There is an archipelago in Ontario so vast it boasts over 1800 islands. An area so beautiful two castles have been built there and the secret Skull and Bones society is rumoured to have a retreat. A place where tankers and pleasure boaters ply the waters in close proximity, yet with rarely an incident.

Spanning over 80 kilometres, it straddles both Canada and the United States and claims to have the shortest international bridge. It is a mecca for boaters and scuba divers and even warrants its own salad dressing.

Located along the St. Lawrence River between Kingston and Brockville, the 1,000 Islands is a boater’s paradise – often referred to as the “fresh water boating capital of the world”.

There are two schools of thought on what criteria are required to be a 1,000 Island. One claims an island must be above water 365 days of the year and be home two living trees. A second opinion also requires an island be above water for the same period, but needs only one tree and be bigger than 900 square centimetres (one square foot). One may think this may be splitting hairs, but in an area with an awful lot of rocks this can make a big difference!

While a majority of the islands are either privately owned or too small to house more than a couple of trees, there are still many islands to visit and explore. These include the 20 islands that make up the St. Lawrence National Park, Canada’s smallest national park; the dozen or so islands which constitute the City of Brockville Municipal Islands; some American State Park islands; and Singer Castle on Dark Island and Boldt Castle on Heart Island.


Whenever I come to this cruising ground, I am introduced to some new island. Each island has its own unique appeal, from walking trails to golf courses to warm swimming waters. The most eastern of the Park’s Canada Islands, Stoven, is located in the Brockville Narrows. On one side, boaters can swim and frolic in the shallow warm waters; while on the other side those daring enough can plunge off 7 metre high cliffs as freighters pass within metres.  As a child my husband use to jump off the lighthouse with his brother, but today diving from there is no longer allowed.

In sharp contrast to Stoven is Cedar Island at the western end of Park’s Canada. Standing alone, with cliffs on all sides, Cedar Island is rich in history and myth.  Lying in the shadows of Old Fort Henry, Cedar Island features a tower that once housed British Soldiers protecting Upper Canada. Legend has it underwater tunnels were built linking the Fort to Cedar Island.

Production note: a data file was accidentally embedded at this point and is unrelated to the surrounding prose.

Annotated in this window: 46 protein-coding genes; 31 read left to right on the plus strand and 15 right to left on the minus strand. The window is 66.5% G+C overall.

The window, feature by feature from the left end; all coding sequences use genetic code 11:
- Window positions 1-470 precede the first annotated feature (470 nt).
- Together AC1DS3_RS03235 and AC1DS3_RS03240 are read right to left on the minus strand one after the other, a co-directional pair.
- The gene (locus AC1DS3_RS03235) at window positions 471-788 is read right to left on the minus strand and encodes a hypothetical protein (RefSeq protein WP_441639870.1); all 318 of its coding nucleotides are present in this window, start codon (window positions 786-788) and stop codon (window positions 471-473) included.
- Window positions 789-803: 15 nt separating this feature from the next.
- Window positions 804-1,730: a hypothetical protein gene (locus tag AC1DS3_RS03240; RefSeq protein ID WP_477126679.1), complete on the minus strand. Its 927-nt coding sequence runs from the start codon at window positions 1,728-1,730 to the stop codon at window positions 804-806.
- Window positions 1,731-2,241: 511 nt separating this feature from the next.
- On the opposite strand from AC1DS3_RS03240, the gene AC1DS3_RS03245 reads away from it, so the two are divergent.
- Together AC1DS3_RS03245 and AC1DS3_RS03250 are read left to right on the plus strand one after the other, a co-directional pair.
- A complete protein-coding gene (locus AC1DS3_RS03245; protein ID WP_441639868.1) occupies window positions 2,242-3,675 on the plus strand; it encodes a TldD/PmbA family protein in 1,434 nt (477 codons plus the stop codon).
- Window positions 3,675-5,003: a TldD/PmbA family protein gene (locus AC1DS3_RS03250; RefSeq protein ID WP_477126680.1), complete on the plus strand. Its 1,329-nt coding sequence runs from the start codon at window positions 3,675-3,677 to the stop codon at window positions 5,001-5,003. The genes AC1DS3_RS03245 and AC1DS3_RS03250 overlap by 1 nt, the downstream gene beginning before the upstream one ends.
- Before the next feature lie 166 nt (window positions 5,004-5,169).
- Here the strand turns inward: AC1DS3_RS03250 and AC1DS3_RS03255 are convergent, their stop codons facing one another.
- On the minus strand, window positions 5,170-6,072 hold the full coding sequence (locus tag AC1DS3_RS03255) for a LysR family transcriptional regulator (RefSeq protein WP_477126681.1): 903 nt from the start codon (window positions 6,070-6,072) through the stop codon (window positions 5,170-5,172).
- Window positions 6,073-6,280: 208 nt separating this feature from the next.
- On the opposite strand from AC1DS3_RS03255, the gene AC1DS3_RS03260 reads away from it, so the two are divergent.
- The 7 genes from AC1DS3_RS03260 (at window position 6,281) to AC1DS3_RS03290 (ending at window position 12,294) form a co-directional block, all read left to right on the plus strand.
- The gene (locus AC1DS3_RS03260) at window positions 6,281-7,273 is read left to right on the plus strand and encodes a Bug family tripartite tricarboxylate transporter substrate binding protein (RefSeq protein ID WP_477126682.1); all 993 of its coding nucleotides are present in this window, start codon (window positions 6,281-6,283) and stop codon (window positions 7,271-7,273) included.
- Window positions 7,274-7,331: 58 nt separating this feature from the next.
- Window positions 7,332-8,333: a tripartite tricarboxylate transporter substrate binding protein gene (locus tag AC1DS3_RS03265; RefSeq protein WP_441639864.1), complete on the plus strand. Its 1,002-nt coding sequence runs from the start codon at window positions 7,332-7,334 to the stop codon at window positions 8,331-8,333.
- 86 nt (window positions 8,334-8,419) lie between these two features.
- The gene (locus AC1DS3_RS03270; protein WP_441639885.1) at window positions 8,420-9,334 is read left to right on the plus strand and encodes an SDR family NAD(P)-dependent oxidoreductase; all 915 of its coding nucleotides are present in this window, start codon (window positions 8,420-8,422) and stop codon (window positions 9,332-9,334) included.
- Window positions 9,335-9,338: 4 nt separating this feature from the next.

If you plan on cruising the 1,000 Islands, don’t forget your passport as a stop at Boldt Castle on Heart Island should not be missed.  Built at the turn of last century, Boldt Castle is a testament of a man’s love for his wife. George Boldt, the wealthy proprietor of the Waldorf Astoria, commissioned this magnificent building until the sudden death of his wife Louise, in 1904, brought construction to an abrupt halt. While nearly completed, Boldt never returned to the castle leaving it deserted and unfinished. For 73 years it lay abandoned, at the mercy of the elements and vandals. In 1977, the Thousand Island Bridge Authority acquired the land and began restoration. Today one can glimpse into history and Boldt Castle’s past glory.

George Boldt did more than build a castle; he also made the 1,000 Islands a household name.  After tasting a local salad dressing, Boldt began serving it at his hotel and named it after the region. Thus popularising the 1,000 Islands in the name of a dressing that is today, enjoyed throughout the world (and relished as a “special sauce” on many a hamburger).

Singer Castle is also open to visitors. While not as grand, it is equally as impressive. Perched on Dark Island, Singer Castle is rumoured to have been built with secret passageways, allowing the owner, Frederick Bourne, ample opportunities to spy on his guests.  And, during prohibition, Dark Island was used for rum running.

What else about this region makes it so special? There are a multitude of activities one can enjoy. When the heat of the Ontario summer becomes overwhelming, the river provides welcome relief. Waters are crystal clear and diving in this area is a site to behold. The area features reefs and numerous shipwrecks ranging from freight carriers to schooners; barges to paddle wheelers.   And while most of the wrecks are over 30 metres underwater, some are a mere 5 metres below the surface and can easily be seen by looking overboard.  During the summer months, the water temperature is warm, all the way down to 30 metres and beyond in places.

If you don’t want to put on a wet suit, tank and mask there are many other outdoor pursuits. There are numerous golf courses one can enjoy. Kayaking, canoeing, sailing and jet skiing are all popular activities. Fishing is another popular pastime. The 1,000 Islands has numerous backwaters, bays and creeks, which supply the angler with plenty of opportunity for hauling in a record Northern Pike, Bass or even Perch.   And, if you plan your vacation for the second weekend in August, you can watch the annual Thousand Islands Poker Run where a hundred or more power boats race along the St. Lawrence River.

Go for a visit. There are plenty of ways to explore this diverse and interesting region – even if you are not so fortunate to have a boat to borrow. Local outfitters in Rockport and Gananoque offer rental houseboats.  Kayaks and canoes can be rented from a variety of locations. And tour boats, out of Brockville, Rockport and Gananoque, will take you to the popular destinations. Your time will be well spent.